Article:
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NEWS / Climate change will shift European summer tourism north
Category: Tourism

Image: This beach in Barcelona might soon be less crowded as tourists start opting for less hotter destinations. Photo by Federico Giampieri on Unsplash

By Gracie Pearsall

Tourism in Europe is a major source of economic wealth and jobs. In 2016, travel and tourism contributed 630 billion euros to the European economy. In this lucrative industry climate and weather have a significant influence. When tourists plan a holiday, they usually check weather forecasts and schedule trips when the weather conditions are optimal. A recent report suggests, climate change will alter the attractiveness of certain European tourist destinations, the duration of holidays, and the timing of holidays. Experts project that as Europe becomes warmer and drier. But while southern Europe and the Mediterranean will experience a decrease in tourism, northern Europe and the Baltics will experience a tourism boom.  


Southern Europe and the Mediterranean

The Mediterranean is currently the tourism hotspot of Europe, and the tourism industry contributes 10% of employment and GDP in these countries. This region is already experiencing the effects of climate change. For example, temperatures are rising at a rate higher than the European average, and precipitation is decreasing. As a result, drought and wildfires are occurring more frequently. In the end of June, a wildfire spread through Portugal and Spain, killing 62 people and forcing the evacuation of thousands. A similar incident occurred in Italy in mid-July when a wildfire near Sicily hospitalized several people and forced resorts to close. News of deadly events during the height of tourism season will deter tourists from the Mediterranean. Additionally, rising mean temperatures will make southern Europe and the Mediterranean uncomfortably hot for tourists in the summer.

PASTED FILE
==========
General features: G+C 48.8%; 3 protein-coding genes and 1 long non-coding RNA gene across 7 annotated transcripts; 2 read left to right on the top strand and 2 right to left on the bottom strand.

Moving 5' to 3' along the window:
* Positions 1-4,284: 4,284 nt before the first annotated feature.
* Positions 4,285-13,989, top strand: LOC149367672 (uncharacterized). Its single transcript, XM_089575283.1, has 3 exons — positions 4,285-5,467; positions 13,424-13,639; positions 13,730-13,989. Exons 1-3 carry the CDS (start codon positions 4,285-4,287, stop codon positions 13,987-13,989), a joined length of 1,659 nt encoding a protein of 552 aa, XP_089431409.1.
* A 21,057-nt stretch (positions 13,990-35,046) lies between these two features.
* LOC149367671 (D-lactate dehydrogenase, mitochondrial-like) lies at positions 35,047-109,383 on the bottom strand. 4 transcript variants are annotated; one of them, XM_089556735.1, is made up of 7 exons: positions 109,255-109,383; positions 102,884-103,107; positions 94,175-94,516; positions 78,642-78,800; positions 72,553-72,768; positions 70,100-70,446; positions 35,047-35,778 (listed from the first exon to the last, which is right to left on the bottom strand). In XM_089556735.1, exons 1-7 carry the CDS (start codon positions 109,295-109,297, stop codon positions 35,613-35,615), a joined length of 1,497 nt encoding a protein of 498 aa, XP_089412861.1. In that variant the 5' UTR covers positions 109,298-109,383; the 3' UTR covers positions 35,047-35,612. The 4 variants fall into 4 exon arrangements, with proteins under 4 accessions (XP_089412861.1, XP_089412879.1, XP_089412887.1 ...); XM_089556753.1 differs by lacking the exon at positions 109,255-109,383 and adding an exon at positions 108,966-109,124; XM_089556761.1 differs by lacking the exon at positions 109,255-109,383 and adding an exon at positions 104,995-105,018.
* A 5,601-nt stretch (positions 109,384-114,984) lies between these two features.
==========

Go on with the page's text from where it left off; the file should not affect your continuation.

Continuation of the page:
Long-term projections estimate that by 2080 southern European and Mediterranean countries will lose up to 0.45% of their annual GDP to climate-based shifts in tourism. For countries like Spain, where tourism makes up a huge portion of their economy, this could mean 5.6 billion euros in lost tourism revenue each year.


Northern Europe and the Baltics  

Like the Mediterranean, the Baltics and northern Europe will also experience rising mean temperatures. However, hotter conditions in these regions will likely be favorable for summer tourism. The Baltics are witnessing rising water temperatures and less summer precipitation, both of which will entice summer tourists. Extreme weather events, particularly forest fires, will become more common in this region, regardless, projections show an uptake in tourism in northern Europe and the Baltics.

Hotter summers and decreased summer precipitation will make these previously unappealing colder destinations, very attractive to tourists looking for a warm, sunny holiday. Latvia, Estonia, Slovenia and Slovakia will likely see their tourism industries boom. The GDP of the southern European and Baltic countries could increase by .32% as a result of climate change. Unfortunately, such an increase would not outweigh the projected 0.45% loss in the Mediterranean countries, which means as a whole the EU will still lose tourism revenue.


Industry Adaptation

To combat climate-related tourism losses, the European tourism industry must become more resilient. For the demand-side of tourism, adaptation will be fairly easy because tourist make short term decisions and are not usually tied down to a certain destination (excluding tourists with holiday homes). To reduce the impact of climate change on their holidays, tourists can change their type of holiday. For example, tourists might choose to forgo a beach trip in favor of a mountain trip. Tourists can also shift their beach holidays north to escape the stifling Mediterranean heat. They can also adjust the time of their summer holiday from the height of the season, when the heat is most intense, to the “shoulder seasons” (May and September) when the climate is better.

Adaptations on the supply-side of tourism will be more intensive. One strategy is to promote the “shoulder seasons” rather than the typical main seasons. For example, destinations could offer discounts to tourists who book their summer holidays for May or August. Another strategy would be to invest in measures that reduce the perception of heat. These measures could include shading, air conditioning, or more water features, so that even if the temperature is not optimal, tourist will have a pleasant time and demand will not be negatively impacted.